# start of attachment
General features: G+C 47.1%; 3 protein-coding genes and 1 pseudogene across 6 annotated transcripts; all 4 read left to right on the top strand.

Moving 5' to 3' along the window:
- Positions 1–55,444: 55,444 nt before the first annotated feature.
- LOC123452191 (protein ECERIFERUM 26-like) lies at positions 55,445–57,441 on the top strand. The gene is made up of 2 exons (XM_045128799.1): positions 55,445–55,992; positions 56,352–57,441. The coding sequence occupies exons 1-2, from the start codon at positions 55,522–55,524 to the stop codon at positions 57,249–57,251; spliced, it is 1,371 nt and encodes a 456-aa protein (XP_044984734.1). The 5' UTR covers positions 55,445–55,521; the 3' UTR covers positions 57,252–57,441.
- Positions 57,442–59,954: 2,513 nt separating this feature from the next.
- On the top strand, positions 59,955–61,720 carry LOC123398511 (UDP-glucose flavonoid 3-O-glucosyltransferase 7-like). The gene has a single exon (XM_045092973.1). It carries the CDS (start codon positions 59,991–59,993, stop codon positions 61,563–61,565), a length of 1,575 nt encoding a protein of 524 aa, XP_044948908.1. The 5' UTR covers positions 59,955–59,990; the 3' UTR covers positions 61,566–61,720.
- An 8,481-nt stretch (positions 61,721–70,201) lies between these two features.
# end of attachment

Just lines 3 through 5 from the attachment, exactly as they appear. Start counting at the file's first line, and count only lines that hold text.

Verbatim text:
- Positions 1–55,444: 55,444 nt before the first annotated feature.
- LOC123452191 (protein ECERIFERUM 26-like) lies at positions 55,445–57,441 on the top strand. The gene is made up of 2 exons (XM_045128799.1): positions 55,445–55,992; positions 56,352–57,441. The coding sequence occupies exons 1-2, from the start codon at positions 55,522–55,524 to the stop codon at positions 57,249–57,251; spliced, it is 1,371 nt and encodes a 456-aa protein (XP_044984734.1). The 5' UTR covers positions 55,445–55,521; the 3' UTR covers positions 57,252–57,441.
- Positions 57,442–59,954: 2,513 nt separating this feature from the next.